Quiet in a Quiet House
|Richard W. Halperin|
Page Count: 80
Publication Date: Monday, January 11, 2016
Cover Artwork: Jessie Lendennie. Design: Siobhan Hutson
About this Book
Quiet in a Quiet House is a collection of poems about people and places no longer here. The landscape, whether Ireland, Italy, France, Japan, is characterised by quiet – interrupted at points by keening, by gales of laughter, by rants. Memory cuts both ways, past and future. People are depicted as souls – as in these lines about a woman shoring herself up to enter her own house: ‘Not polite to barge in, but:/there’s the step, there’s the door. It has to/be done. It’s like eating a small cake,/courage. She enters, her dog at her side,/sunshine at her back, and deep shade.’
Richard W. Halperin, an Irish/U.S. dual-national, is widely published in journals and magazines in Ireland and the U.K. His first-prize poem ‘Snow Falling, Lady Murasaki Watching’ is on permanent display in the Hawk’s Well Theatre, Sligo. The collections Shy White Tiger and Anniversary, respectively 2013 and 2010, are published by Salmon. The latter book appeared in Japanese translation in 2012 (Kindaibungei-sha Press, Tokyo), and has recently been translated into French under the title Présence. Four chapbooks have been published by Lapwing, Belfast, the latest entitled Blue Flower. Mr Halperin debuted as a reader in 2006 at Glenstal Abbey and at Glencree Centre for Reconciliation, and has since read at most major venues in Ireland. He has begun giving bilingual readings in Paris, where he lives. Before retirement from humanitarian work in 2005, he was chief of section for teacher education, United Nations Educational, Scientific and Cultural Organization. There he edited Reading and Writing Poetry: The Recommendations of Noted Poets from Many Lands on the Teaching of Poetry in Secondary Schools (UNESCO, Paris, 2005), downloadable gratis from the internet in English, French and Spanish. Mr Halperin holds a Ph.D. in English Literature from the City University of New York.
Read a sample from this book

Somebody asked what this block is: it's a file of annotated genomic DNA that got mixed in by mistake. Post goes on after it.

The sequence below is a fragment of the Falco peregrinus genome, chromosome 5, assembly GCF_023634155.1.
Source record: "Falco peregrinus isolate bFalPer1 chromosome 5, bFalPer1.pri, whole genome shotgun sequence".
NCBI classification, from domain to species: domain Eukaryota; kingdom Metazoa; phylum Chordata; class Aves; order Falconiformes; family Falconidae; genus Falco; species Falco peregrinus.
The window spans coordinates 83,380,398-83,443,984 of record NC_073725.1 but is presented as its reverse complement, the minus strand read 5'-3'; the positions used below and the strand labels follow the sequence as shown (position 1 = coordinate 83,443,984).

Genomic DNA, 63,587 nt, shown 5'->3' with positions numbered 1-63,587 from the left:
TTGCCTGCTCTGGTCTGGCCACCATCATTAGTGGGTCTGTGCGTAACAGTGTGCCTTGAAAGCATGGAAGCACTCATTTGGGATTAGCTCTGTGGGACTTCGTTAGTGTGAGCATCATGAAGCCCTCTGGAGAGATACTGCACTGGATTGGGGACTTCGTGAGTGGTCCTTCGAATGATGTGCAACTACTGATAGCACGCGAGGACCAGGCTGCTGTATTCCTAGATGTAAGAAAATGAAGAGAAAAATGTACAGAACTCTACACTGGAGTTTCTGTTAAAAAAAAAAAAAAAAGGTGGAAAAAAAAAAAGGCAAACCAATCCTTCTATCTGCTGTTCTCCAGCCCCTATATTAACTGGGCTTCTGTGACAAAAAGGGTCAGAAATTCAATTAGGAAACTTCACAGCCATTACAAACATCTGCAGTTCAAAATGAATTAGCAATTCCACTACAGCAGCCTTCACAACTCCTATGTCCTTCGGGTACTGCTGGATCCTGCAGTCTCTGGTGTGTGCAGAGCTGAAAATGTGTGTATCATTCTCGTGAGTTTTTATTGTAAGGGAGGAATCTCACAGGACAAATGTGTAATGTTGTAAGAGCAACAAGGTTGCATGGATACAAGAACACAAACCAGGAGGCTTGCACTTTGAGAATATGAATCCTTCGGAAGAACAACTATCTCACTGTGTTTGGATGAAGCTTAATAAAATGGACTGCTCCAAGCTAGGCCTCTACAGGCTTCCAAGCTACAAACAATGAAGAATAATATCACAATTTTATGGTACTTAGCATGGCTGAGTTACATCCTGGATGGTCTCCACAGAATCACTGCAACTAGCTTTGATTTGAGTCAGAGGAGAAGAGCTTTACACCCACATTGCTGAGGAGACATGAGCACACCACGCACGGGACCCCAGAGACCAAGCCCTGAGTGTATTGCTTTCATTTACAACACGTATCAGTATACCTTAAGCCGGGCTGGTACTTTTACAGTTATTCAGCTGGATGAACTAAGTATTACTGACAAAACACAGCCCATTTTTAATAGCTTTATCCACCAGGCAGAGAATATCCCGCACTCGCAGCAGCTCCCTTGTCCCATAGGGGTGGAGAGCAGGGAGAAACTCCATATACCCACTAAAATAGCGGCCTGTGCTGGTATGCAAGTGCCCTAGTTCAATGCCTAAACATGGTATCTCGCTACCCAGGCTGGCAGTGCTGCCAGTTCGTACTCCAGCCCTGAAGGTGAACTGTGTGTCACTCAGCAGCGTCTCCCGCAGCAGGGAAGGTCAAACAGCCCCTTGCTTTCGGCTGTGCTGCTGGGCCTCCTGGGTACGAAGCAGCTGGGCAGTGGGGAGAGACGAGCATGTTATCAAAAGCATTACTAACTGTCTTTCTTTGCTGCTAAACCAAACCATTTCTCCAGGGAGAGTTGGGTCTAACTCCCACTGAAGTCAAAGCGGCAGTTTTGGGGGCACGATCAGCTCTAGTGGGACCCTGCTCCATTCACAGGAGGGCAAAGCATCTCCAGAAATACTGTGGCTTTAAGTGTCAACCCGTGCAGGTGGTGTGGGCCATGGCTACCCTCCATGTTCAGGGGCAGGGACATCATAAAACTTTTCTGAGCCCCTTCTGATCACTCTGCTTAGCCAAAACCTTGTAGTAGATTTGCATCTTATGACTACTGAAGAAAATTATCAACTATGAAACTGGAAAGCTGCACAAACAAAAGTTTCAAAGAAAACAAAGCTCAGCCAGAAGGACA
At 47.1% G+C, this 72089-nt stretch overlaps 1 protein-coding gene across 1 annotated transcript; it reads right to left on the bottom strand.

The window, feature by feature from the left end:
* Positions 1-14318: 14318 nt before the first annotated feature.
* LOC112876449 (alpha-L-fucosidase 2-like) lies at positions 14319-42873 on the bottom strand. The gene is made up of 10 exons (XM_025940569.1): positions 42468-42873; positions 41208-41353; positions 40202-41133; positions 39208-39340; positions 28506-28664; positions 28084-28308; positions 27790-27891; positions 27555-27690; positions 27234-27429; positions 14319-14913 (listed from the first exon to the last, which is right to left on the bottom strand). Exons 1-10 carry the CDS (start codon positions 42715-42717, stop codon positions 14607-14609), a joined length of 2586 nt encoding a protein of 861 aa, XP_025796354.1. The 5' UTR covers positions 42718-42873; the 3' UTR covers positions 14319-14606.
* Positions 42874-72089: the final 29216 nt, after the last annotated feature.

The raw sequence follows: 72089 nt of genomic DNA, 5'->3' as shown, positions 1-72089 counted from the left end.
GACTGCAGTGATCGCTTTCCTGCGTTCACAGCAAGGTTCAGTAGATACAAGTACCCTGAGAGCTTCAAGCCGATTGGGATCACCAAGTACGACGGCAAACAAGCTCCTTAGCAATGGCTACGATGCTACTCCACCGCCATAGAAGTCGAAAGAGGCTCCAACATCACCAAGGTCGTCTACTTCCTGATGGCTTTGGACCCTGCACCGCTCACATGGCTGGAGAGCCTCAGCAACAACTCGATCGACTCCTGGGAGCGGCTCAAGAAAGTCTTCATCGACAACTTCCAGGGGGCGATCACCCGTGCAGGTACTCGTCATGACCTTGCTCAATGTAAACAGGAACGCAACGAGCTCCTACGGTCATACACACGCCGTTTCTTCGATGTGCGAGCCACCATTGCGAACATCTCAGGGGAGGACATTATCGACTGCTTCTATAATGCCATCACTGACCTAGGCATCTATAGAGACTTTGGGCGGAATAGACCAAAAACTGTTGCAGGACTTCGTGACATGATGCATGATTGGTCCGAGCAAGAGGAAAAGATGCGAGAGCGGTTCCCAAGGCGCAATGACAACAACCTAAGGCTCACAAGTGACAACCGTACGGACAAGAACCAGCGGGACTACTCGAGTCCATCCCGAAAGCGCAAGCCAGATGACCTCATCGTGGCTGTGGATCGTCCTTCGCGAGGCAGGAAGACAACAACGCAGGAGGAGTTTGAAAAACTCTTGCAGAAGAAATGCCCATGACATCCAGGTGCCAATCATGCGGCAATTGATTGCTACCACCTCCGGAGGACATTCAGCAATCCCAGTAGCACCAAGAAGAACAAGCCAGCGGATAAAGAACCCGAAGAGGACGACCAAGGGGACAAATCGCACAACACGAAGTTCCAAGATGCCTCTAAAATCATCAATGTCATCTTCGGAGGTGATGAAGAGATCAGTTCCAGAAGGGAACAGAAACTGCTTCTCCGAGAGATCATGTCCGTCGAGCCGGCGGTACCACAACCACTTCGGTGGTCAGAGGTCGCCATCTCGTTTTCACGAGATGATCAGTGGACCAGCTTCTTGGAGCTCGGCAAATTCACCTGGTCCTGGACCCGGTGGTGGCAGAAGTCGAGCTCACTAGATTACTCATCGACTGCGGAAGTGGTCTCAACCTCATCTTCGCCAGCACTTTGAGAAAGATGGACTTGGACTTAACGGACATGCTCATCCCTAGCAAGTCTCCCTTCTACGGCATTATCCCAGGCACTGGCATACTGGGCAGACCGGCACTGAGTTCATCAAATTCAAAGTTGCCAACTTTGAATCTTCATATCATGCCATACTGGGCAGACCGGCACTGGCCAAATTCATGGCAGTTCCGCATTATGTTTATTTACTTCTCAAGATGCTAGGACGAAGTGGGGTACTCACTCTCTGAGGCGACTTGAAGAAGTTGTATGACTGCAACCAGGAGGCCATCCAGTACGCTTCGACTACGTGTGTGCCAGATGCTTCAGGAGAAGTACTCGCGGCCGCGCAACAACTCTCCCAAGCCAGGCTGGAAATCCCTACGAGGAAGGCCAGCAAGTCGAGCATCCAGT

The Animals All Knew, Without Saying
Quiet in a quiet house is a good thing.
Panic at quiet in a quiet house is a
Leaper – to the mouth, hand leaping to the mouth
To stuff the panic back.
Is the doppelgänger in the mirror, is
The other Tristan, Iseult nowhere where
She should be which is why the house is quiet.
Negative ions are good things, Science says,
Negative ions are good things. My ears pop
As if I’m in a plane, and I am in the eye
Of quiet. The ear adjusts, like a cowed dog.
So quiet the house, the chair, the heart, the hour,
The world an anvil, I an anvil, waiting for
Christ the Hammerer.
He said in fact a usual thing.
People who do not have the experience
They should not make a discussion of it.
They are a distraction.
I can see the moon go on.
I cannot see her go on.
Pools reflect this
was like us.
‘Seagulls’ by Eileen Casey from a
literary event in Clogh Kilkenny
in 2005: in the swirl and suck and uplift
of masses of birds an African man
climbs a hill in Tallaght on a chilly windy day
a shopping centre far below
and the poet wonders
what she’s doing there and what he’s doing there
and thanks to her I wonder what Ireland
the west coast of which came up
from southern Africa
millions of years ago is doing there
and the only here in all these theres
is the Cave of the Winds
which the ancient Greeks
took for granted
as who wouldn’t who lives
pitched provisionally on a small island